[11 January 2009]
There’s better ways to spend an evening than listening to a Dido album. Removing the dry skin from the balls of your feet with a sheet of extra-coarse sandpaper. Emptying your elderly relative’s colostomy bag before giving them a strip wash. Even watching an Adam Sandler movie. But faced with the unenviable compulsion of hearing Miss Dido Armstrong moaning about some ex-lover for 45 minutes (you’d think people’d have a better choice of background music at dinner parties these days), all you can do is focus on the good points.
Safe Trip Home is Dido’s first new album in just over five years. So it’s not a Guns N’ Roses-sized gap between long players, but it’s enough for many of her followers to move on and find another softly-spoken English songstress to treat their ears and their CD collections to. And it means, at least in the UK and US, Dido is probably not the huge star we fell love with when she complimented Eminem’s story of a crazed fan on his 2000 hit “Stan”—and subsequently went on to shift 21 million albums.
But in terms of the music, little has really changed. Comeback single “Don’t Believe in Love” suggested a more groove-based Dido, with a funky bassline weaving in and out of a deceptively-understated tune, but it’s red herring here, the rest of the album leaning on the more mellow moments that joined up the dots on No Angel and Life for Rent. Most of the album floats by almost unnoticeably—although the death of Dido’s father in 2005 adds weight and meaning to many of the tracks, particularly “Quiet Times”, “The Day Before the Day”, and the sombre, Celtic-tinged “Grafton Street”, co-written with Brian Eno.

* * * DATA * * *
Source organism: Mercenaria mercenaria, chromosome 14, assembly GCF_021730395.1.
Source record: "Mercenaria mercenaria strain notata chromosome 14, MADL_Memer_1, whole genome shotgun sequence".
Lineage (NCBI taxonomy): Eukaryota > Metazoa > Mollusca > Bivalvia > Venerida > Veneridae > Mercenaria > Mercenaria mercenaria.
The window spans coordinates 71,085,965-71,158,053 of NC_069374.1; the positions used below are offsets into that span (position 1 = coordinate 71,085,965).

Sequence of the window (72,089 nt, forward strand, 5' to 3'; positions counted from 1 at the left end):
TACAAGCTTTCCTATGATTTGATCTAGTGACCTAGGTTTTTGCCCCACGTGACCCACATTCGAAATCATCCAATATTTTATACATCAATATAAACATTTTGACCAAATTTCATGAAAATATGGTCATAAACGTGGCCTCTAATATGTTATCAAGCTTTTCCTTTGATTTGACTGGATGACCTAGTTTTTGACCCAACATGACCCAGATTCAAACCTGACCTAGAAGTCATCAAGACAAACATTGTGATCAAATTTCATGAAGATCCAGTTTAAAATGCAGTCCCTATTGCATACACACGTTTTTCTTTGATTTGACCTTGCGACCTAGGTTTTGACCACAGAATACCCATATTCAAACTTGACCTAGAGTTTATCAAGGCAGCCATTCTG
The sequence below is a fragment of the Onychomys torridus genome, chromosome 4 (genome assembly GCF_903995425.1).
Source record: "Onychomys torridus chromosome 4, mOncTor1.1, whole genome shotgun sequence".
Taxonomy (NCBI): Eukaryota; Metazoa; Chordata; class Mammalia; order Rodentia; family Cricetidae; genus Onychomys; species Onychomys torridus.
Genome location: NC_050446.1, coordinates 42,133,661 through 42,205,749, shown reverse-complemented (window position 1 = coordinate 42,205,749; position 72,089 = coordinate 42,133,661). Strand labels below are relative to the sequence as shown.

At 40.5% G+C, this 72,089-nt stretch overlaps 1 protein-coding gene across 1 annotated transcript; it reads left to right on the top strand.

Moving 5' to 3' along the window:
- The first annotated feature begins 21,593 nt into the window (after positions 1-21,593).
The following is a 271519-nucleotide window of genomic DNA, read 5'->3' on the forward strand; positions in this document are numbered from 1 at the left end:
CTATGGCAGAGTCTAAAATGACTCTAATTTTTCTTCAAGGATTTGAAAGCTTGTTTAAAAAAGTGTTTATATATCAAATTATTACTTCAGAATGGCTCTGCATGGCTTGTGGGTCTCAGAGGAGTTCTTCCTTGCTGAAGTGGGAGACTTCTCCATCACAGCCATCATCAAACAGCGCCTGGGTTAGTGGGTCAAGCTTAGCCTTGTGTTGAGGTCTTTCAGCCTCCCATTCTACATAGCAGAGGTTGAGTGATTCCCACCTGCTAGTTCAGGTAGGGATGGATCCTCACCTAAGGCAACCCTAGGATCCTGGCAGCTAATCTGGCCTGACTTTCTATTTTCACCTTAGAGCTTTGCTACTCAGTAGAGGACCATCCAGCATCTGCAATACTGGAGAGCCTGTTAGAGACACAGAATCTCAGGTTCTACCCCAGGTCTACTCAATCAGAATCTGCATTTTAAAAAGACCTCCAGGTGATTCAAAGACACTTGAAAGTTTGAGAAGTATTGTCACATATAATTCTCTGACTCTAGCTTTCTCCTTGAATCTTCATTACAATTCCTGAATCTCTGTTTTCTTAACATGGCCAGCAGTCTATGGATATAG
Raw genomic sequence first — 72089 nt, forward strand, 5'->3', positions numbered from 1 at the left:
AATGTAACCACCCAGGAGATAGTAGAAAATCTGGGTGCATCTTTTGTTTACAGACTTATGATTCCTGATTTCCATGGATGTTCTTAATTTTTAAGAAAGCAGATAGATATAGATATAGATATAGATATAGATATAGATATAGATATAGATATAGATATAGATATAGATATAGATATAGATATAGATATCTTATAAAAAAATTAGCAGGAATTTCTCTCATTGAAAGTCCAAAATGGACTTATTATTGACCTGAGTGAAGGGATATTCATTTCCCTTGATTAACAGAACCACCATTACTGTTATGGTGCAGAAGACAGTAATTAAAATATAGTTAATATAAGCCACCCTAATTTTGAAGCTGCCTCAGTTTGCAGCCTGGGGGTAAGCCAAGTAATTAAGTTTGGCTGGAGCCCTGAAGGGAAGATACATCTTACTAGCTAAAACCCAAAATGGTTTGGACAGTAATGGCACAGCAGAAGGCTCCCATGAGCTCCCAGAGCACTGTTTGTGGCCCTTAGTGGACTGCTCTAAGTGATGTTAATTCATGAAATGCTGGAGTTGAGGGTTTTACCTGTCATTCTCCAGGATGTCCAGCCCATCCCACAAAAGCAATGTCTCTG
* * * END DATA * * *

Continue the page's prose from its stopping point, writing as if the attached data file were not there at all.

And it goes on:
And the recurrent subject matter does give the album some genuinely touching moments; there’s times when you can genuinely hear the pain in her rich, glossy voice. It’s given her a new-founded maturity that does put her head and shoulders above recent newcomers, like Laura Marling, who have threatened to steal her crown.
“Us 2 Little Gods” picks up the pace a little, an almost-jaunty acoustic number, with Dido singing “Just this day / I need no other.” It’s a refreshing moment, almost at odds with ,the rest of the album’s sparse, ambient trip-pop blues. And as a whole Safe Trip Home seems to serve its purpose. But then when Citizen Cope joins her for “Northern Skies” it seems like a pointless exercise: just as downbeat and undemanding as the other ten tracks here, is it just an attempt to add credibility to an artist known for her popularity amongst young housewives?
If you come to Safe Trip Homewithout expecting the big hits or a surprise collaboration with a rapper, you’ll be disappointed. If you’re a Dido faithful who’s just endured five years of hell, you’ll find she’s is still the perfect soundtrack to your life.